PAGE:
It was a shock to learn of the unexpected passing away of Kofi Annan. I had the privilege to interact with him and to learn from him for more than 20 years.
Kofi Annan was the ultimate incarnation of a true Statesman, always looking at the big picture. His perspective would stretch as far as possible into the future and with a remarkable skill for linking complex issues in very different fields. Although there are innumerous illustrations of this, I shall always remember his decisive role in the development and adoption of the Millenium Development Goals, without which it would have been impossible to reach the universal consensus on the Agenda for Sustainable Development and the associated SDGs a few years later. He was a true believer in multilateralism.
His personality was exceptional. Despite raising to the highest possible responsibilities, he remained himself, never showing any trace of arrogance and with a disarming humility. He had a unique way of making people interacting or working with him feel special. Invariably, he would ask the most thought provoking questions. When thinking about him, many words come to the mind: vision, wisdom, courage, elegance, compassion… When faced with a difficult situation, one would often reflect and ask oneself: what would he have done in such a situation?
From the WMO perspective, so many things come to mind that it is not possible to pay tribute to all. I remember in particular the first Chief Executive Board (ACC at the time) meeting of the United Nations, that WMO hosted in its new (still unfinished) headquarters building in April 1999. He referred to WMO as “the original networker.” WMO will also always be grateful for the outstanding support he provided to the fight against climate change and natural disaster risk reduction in particular. His personal support for the 3rd World Climate Conference organised by WMO in Geneva in 2009 was decisive. On this occasion he stressed that the WMO “mission was now more important than those who established it 60 years ago could ever have imagined...” The Conference led to the development of the Global Framework for Climate Services (GFCS), which he actively supported. WMO was also privileged to benefit from his advice and support in other critical areas. For example, when WMO engaged to strengthen its approach on administrative and ethical issues. We should also very grateful to Kofi Annan for the attention he paid to water issues, in particular, his critical role in the establishment of UN-Water, one of the most effective coordination mechanism in the UN system. Just a few months ago he addressed WMO Executive Council with powerful words stressing the important role of WMO in the water area.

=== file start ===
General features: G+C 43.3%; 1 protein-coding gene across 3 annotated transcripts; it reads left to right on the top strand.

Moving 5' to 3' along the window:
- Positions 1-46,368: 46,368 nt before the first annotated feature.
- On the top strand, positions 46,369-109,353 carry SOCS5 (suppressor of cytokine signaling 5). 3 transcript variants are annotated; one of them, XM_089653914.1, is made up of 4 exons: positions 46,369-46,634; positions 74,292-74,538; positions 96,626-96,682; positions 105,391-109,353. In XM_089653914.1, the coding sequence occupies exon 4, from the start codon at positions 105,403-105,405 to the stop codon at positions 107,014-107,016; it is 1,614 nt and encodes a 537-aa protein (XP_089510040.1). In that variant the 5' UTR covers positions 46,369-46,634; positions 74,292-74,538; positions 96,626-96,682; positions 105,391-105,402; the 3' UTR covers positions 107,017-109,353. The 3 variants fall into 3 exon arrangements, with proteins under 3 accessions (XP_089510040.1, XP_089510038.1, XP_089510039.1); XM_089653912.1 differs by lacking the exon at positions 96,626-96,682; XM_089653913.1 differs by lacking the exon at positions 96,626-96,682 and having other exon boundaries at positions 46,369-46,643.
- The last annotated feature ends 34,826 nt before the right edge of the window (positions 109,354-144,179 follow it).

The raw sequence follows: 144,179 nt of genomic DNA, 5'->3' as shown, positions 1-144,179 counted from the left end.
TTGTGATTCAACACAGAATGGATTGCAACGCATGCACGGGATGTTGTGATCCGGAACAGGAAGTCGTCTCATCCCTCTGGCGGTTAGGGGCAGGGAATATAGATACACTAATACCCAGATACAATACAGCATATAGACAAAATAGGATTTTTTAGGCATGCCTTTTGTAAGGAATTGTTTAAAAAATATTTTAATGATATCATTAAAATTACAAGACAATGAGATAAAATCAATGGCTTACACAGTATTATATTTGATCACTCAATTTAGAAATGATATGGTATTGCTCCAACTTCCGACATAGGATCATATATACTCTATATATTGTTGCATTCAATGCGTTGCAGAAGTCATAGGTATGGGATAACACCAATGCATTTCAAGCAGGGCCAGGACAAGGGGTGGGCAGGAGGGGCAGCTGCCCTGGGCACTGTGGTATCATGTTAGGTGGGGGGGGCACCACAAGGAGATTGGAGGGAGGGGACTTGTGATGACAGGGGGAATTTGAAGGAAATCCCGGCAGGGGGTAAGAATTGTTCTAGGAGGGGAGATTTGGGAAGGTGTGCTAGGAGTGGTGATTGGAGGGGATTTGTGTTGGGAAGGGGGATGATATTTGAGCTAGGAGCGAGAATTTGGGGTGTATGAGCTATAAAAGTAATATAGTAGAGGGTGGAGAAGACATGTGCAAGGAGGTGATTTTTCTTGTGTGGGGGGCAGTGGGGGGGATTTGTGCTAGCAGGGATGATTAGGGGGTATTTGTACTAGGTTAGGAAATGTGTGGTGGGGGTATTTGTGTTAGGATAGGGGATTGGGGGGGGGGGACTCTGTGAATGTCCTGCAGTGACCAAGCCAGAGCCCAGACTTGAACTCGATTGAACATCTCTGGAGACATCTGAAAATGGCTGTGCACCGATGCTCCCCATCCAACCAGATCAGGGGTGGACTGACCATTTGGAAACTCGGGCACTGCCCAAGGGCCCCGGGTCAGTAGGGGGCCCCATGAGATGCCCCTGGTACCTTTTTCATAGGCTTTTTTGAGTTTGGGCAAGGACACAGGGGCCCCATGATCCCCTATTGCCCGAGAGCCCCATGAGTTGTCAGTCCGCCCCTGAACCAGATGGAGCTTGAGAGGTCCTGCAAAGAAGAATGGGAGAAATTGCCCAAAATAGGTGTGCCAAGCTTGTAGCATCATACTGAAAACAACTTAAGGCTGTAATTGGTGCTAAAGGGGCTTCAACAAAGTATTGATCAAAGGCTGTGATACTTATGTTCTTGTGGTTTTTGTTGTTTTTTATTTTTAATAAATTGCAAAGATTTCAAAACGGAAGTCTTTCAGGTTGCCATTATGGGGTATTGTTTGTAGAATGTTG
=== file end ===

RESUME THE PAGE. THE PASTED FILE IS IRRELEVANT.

I had the privilege to attend, in different capacities, CEB (or ACC) meetings under three UN Secretary Generals. Kofi Annan was unique in the way he listened to all point of views, accepted different opinions and led in a quiet, but firm way. He was highly respected by all his CEB colleagues as the “primus inter pares.” He was always passionate for the UN to demonstrate it could make a difference and contribute to make the world a better place. He was never discouraged by the many obstacles encountered. He was in many respects the voice of the voiceless and he relentlessly put his power at the service of the powerless.
We at WMO have lost a true friend. We shall miss him greatly, but at the same time he will continue to inspire us.
Thank you Kofi!
World Meteorological Organization